Monthly manufacturing output down but trend still upwards

ONS300UK manufacturing output suffered a predicted dip in output during April, according to new official figures just published.

Manufacturing output fell by 0.2% in April compared with the previous month following two consecutive increases during February and March 2013. The main falls were in the transport equipment; wood & paper products and metal & metal products.

Compared with a year ago, output was 0.5% down with the chemical industries, plastics and food productsbeing the main culprits.

Lee Hopley, Chief Economist at the manufacturers’ organisation EEF said the contraction in output had “put a brake on” the recent positive run of data. She continued: “While this may indicate a slower start to the second quarter than some of the other survey evidence, there remains a great difference in the profile of growth across individual sectors. Prospects in areas such as transport equipment and metal products continue to look positive and, added to this, pharmaceuticals also appears to be turning a corner. Despite today’s data, we are still looking at a pick-up in activity across UK manufacturing through the second half of this year.” 

Chris Williamson, chief economist at Markit, said the fall was less than had been expected and needed to be looked at in the context of previous strong rises in prior months, as well as disruptions due to the timing of Easter.

He added: “The most interesting number is therefore the 0.5% increase in manufacturing output over the latest three months, which contrasts with the 0.3% decline seen in the first quarter and is a huge turnaround on the 1.4% rate of decline seen in the final three months of last year. Manufacturing is now growing at the fastest quarterly rate since July 2011.”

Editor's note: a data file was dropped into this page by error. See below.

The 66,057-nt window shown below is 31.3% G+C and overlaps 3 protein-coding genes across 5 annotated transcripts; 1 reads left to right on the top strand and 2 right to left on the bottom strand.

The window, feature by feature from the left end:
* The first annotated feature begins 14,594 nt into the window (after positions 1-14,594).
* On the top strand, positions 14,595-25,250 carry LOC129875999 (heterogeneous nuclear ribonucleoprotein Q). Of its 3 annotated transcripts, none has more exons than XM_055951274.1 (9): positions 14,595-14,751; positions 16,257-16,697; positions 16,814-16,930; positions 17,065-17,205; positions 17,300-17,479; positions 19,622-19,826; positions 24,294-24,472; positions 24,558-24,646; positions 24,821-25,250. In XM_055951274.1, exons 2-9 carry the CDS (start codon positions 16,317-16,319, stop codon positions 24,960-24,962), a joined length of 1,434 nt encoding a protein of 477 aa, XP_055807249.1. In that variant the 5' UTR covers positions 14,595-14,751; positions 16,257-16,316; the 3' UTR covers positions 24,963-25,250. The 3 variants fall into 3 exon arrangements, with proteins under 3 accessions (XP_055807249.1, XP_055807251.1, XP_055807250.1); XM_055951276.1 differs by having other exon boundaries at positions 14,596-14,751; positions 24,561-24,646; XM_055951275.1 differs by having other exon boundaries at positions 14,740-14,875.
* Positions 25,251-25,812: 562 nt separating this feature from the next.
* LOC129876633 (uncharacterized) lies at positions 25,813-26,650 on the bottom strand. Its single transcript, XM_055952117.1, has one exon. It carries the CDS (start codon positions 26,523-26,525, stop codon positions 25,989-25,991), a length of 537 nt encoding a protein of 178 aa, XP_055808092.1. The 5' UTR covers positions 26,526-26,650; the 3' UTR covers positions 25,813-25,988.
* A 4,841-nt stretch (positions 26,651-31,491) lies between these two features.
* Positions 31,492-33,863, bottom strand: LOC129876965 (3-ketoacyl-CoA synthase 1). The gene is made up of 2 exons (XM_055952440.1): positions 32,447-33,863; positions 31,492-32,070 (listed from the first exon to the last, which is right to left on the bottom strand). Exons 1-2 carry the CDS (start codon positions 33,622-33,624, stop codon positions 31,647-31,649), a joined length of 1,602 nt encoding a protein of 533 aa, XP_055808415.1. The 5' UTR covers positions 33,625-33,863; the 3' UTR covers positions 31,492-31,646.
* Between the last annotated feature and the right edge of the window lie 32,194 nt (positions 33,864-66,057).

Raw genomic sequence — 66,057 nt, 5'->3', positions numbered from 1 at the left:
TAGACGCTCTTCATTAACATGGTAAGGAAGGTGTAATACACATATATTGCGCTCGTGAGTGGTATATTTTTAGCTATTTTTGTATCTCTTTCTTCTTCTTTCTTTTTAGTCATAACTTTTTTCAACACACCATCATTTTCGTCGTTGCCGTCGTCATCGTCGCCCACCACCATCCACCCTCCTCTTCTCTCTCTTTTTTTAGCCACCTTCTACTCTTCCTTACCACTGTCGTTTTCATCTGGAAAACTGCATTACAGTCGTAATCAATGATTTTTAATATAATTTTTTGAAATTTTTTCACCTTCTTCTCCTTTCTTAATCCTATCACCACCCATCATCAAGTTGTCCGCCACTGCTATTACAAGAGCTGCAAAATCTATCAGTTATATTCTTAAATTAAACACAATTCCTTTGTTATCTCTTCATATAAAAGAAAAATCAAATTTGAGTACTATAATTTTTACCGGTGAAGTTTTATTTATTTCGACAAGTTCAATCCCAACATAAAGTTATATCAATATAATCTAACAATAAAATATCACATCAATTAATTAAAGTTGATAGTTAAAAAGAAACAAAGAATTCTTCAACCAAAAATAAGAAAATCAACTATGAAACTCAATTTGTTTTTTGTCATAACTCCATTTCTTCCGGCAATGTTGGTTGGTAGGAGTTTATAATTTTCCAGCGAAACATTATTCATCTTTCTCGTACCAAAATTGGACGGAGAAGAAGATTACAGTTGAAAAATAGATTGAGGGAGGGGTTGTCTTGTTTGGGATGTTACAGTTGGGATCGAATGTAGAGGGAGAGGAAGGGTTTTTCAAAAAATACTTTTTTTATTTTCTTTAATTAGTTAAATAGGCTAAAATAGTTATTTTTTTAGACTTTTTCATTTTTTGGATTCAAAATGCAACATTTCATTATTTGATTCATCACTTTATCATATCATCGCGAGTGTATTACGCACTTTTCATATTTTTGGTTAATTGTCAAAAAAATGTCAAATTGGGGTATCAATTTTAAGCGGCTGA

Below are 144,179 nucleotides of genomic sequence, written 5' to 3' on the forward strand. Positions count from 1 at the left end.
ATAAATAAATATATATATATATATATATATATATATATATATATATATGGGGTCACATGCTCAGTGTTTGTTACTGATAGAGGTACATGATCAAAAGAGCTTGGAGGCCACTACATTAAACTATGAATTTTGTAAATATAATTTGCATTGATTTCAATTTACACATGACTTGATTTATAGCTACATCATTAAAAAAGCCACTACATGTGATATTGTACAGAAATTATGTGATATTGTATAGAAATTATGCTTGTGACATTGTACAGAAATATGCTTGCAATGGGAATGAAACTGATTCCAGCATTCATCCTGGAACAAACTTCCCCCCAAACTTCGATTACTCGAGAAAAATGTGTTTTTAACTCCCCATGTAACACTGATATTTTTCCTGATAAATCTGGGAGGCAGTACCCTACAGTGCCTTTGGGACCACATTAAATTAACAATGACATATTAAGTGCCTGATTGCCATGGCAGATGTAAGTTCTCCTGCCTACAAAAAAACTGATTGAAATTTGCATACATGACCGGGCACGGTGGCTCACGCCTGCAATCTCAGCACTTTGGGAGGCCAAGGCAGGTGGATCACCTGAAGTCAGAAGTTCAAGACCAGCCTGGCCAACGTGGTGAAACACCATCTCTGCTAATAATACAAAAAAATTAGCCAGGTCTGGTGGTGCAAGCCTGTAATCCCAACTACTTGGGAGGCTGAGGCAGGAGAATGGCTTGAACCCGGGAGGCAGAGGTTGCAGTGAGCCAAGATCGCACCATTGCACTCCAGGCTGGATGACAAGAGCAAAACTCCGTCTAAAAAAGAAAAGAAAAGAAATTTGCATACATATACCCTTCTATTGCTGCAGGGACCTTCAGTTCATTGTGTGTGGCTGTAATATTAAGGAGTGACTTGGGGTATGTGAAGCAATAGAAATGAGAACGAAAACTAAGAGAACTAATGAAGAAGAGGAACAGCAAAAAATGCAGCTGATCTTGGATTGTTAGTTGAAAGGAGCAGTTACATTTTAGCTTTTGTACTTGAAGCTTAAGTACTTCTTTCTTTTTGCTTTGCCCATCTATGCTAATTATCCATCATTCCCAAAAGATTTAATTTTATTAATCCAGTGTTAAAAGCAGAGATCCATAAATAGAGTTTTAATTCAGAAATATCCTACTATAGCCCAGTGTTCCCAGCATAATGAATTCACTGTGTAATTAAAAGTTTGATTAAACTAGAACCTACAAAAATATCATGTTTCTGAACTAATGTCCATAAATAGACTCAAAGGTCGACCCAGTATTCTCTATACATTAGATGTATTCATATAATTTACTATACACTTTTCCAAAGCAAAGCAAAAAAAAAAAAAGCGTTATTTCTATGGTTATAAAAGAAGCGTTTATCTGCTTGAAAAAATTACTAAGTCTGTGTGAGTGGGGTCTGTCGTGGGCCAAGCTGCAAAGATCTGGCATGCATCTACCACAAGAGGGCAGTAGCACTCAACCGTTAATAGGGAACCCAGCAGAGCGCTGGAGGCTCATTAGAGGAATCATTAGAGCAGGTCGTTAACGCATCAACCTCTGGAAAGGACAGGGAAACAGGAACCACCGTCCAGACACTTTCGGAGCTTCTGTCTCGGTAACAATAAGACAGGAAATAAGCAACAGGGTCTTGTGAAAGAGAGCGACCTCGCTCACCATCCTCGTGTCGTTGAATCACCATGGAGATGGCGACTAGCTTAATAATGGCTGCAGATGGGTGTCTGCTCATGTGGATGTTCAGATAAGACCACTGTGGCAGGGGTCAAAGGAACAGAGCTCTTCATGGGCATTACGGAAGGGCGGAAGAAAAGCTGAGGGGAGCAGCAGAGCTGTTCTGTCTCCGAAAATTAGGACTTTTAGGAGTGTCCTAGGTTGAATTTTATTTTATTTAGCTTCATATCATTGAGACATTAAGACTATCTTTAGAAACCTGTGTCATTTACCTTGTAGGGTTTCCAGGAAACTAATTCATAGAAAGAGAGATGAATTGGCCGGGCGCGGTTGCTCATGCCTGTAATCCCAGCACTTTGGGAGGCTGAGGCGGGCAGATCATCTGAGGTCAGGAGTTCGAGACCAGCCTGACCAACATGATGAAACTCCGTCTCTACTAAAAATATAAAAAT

This material is protected by copyright Ken Hurst 2013.

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About Ken Hurst

Ken Hurst began his career as a journalist in London over 30 years ago, working on a range of publications before moving on to weekly newspaper production in the newly-independent Zambia of the 1970s. He returned to the UK where his work included spells on newspapers and magazines, before moving to head up Norwich Union’s corporate affairs division. In the 1990s he moved on to freelance, co-own and publish the B2B audio magazine Sound and front the BBC radio Yesterday’s Papers programme. There followed six years as Business Editor at Britain’s biggest selling regional daily newspaper, The Eastern Daily Press, where he led an award-winning team and for whom he still writes a weekly socio/political comment column. Subsequently, he was Group Editorial Director at CBM, responsible for its UK and US magazine output – including The Manufacturer magazine – research-driven industry reports and live events content. Currently he is Contributing Editor at Works Management magazine publisher Findlay Media and Chairman of the consumer publishing house TNT Multimedia Ltd. He is a Fellow of the Royal Society of Arts and of the British Association of Communicators in Business.
This entry was posted in Aerospace & defence, Automotive, chemical, Food & beverage, Government/statistics, Manufacturing management, metals, Pharma and tagged , , . Bookmark the permalink.

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